Category Archives: Random Thoughts

In Those Days There Was Magic

An Editor’s Note About the Old Days:

There is a difference between magic and delusion. In the old days, we kids experienced magic, wonder. There was no TV, laptops, no IPhones, no video games. So, we had time to explore the world. Those lucky enough to have bikes rode them to where someone said there was a huge ant hill or some birds’ eggs in the grass. Those without bikes played tag or hide & seek, or jumped rope.

When I was about six or seven, my parents and I lived in a neighborhood filled with huge old houses. It was a changing place. Some houses were still occupied by the original families. Some were converted into apartments or rooming houses. Some were empty. The once opulent but still well off mingled every Sunday at the farmers’ market with the poor working families. You had to mingle if you wanted to hear, and even discuss, the news of the neighborhood.

One day, one of the kids breathlessly brought the news that the front door of one of the big houses up on the hill was wide open and inside, on one of the walls of the huge front room was a movie screen alive with a Laurel and Hardy movie. Without thinking twice, we all dashed up the hill and made ourselves at home, sitting on the clean polished wood floor watching the movie.  There was no furniture or other obstructions. But soon it was time to go home. The rule was immutable for all of us: home in time for dinner.

There was no schedule or rhyme or reason. We just knew that once in a while the front door of the big house was open, the floor was shinny and spotless, and the Charlie Chaplin and Laurel and Hardy movies were playing. Some of us told our parents about it. The response was always, “Oh, that old house is empty. Nobody lives there.”

Since nobody stayed past time for dinner, nobody ever knew when the movies stopped. We just knew they must have stopped at some time because the door was closed the next day.

No one questioned the strangeness of the situation. No one feared or investigated. For all everyone knew, it was magic, and that was that.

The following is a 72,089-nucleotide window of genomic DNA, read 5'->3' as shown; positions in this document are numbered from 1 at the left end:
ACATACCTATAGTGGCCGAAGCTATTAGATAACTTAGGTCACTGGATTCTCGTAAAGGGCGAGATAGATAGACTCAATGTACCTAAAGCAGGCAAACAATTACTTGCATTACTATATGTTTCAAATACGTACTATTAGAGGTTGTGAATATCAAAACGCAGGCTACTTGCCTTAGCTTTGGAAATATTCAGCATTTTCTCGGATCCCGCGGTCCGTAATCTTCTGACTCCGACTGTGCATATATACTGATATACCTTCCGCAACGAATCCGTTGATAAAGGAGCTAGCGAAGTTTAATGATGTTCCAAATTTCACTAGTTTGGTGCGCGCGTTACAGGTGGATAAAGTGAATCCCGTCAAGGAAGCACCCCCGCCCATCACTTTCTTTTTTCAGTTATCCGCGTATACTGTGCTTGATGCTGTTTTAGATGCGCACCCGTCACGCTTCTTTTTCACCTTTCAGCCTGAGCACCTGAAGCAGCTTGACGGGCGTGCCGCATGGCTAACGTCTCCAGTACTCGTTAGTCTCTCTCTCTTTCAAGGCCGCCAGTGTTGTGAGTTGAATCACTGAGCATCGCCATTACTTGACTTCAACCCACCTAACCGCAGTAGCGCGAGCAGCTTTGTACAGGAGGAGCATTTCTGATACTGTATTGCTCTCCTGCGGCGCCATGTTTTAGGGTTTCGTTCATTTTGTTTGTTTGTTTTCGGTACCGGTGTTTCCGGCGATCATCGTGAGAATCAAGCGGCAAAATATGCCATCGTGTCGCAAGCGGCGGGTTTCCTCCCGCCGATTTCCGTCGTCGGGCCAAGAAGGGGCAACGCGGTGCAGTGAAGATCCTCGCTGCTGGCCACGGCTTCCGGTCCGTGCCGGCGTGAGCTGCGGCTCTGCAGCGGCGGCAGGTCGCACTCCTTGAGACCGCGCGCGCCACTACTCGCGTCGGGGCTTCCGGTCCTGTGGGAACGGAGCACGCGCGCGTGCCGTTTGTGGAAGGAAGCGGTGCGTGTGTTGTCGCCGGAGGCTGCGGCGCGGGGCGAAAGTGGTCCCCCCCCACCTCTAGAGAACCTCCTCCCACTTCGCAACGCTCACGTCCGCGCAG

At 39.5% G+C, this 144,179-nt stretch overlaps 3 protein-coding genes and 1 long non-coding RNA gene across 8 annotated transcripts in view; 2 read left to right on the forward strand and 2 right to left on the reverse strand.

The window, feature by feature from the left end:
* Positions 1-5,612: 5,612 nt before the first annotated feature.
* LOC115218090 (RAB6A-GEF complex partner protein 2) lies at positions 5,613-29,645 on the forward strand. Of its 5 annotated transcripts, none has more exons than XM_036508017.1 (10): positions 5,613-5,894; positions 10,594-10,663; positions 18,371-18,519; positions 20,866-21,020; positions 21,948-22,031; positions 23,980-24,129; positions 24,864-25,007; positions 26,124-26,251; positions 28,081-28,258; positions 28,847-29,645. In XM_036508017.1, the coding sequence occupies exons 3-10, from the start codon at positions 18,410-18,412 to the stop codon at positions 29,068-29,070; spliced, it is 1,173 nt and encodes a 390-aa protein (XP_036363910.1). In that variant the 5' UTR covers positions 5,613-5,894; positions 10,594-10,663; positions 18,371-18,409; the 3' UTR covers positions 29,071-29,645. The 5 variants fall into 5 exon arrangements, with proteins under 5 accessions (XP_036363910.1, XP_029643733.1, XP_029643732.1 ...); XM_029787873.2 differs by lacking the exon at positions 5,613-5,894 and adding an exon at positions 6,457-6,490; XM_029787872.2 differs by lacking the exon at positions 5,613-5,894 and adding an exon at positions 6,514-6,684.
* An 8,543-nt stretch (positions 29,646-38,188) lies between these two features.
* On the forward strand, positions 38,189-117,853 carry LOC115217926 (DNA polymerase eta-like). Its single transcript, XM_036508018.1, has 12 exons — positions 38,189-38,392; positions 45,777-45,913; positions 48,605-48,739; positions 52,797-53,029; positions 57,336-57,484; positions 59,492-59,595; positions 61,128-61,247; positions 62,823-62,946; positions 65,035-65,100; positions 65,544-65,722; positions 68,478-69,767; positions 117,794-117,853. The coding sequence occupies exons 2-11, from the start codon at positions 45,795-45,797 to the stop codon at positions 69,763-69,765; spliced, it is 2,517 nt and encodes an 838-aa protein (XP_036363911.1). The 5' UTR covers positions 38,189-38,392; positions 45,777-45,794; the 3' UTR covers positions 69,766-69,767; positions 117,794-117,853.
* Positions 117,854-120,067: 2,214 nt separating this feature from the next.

Little girls jumping rope

Oil foes do not like kids’ plastic toys

WatermelonGreen deals are popping up like dandelions.  Left-leaning folks are ready to downright ban oil.  No more fossil fuels!  No more fracking!  To be responsibly green, we will need to do a lot more than what is common sense like investing in clean, effective and useful transit systems.

Aside from the question whether we need to anticipate flying in solar-powered airplanes, we also need to reflect on how many things around the house we will need to replace when oil becomes prohibitively expensive or just plain unavailable.

Of course, our toddler’s toys, eating utensils, backyard kiddie pool, and playground slides will need to go away.  Disposable diapers will be a problem — outer shell is plastic.  Crayons — oil based.

Also to depart will be the cheap bag of fertilizer we use for our potted plants.  Inexpensive T-shirts will need to be replaced by cotton or maybe even Irish linen.  Regarding shoes, we will have to face a huge dilemma, since the alternative to synthetic might be leather from little innocent cows.

Vaseline, lipstick, nail polish — all petroleum based.

So, when a candidate for office says at a neighborhood town hall that she would suspend all fossil fuel drilling leases for offshore and public lands, start worrying about all those T-shits and sneakers.

Oh, but wait, the U.S. imports like 70% of all that stuff anyway, so we would not need domestic oil, right?  Other countries can increase their oil production to make up for the U.S. decrease, no?  Oh, that will fight global warming how, again?

 

Why Calvin Coolidge

Why Calvin Coolidge?

CoolidgeThese days we certainly hear a lot about Lincoln, Roosevelt, Obama, Trump.  How about Coolidge?

“Silent Cal,” so named because he spoke only when it was absolutely necessary, is admired by small-government advocates and ignored by central planners.  In his address delivered to the Holy Name Society, Washington DC, 1924, Coolidge expressed the ultimate liberty-leaning rule:

Liberty is not collective, it is personal. All liberty is individual liberty.

It is your serfdom or liberty.  It is your choice.  It is your vote.  Your vote puts candidates, good or bad, into office.  Your vote determines the laws under which you live.

Your vote also determines your take-home pay, how much of what you earn is available to purchase and invest by yourself and your family.  Here is another favorite Coolidge quote from his 1925 inaugural address,

The men and women of this country who toil are the ones who bear the cost of the Government. Every dollar that we carelessly waste means that their life will be so much the more meager.


Sheep: The Animal That Fell From Grace

Sheep:  The Animal That Fell From Grace

Flock of sheep 3There is a reason why you may know a lot of people who keep guard dogs, but none who keep guard sheep.

Sheep Logic, an article by W. Ben Hunt published in Epsilon Theory, gives a fascinating account of sheep behavior. After you read the article, you will have a better understanding why there are no guard sheep, why there is a distinction between a flock and a pack, and why today people are encouraged to fall into flocks not packs.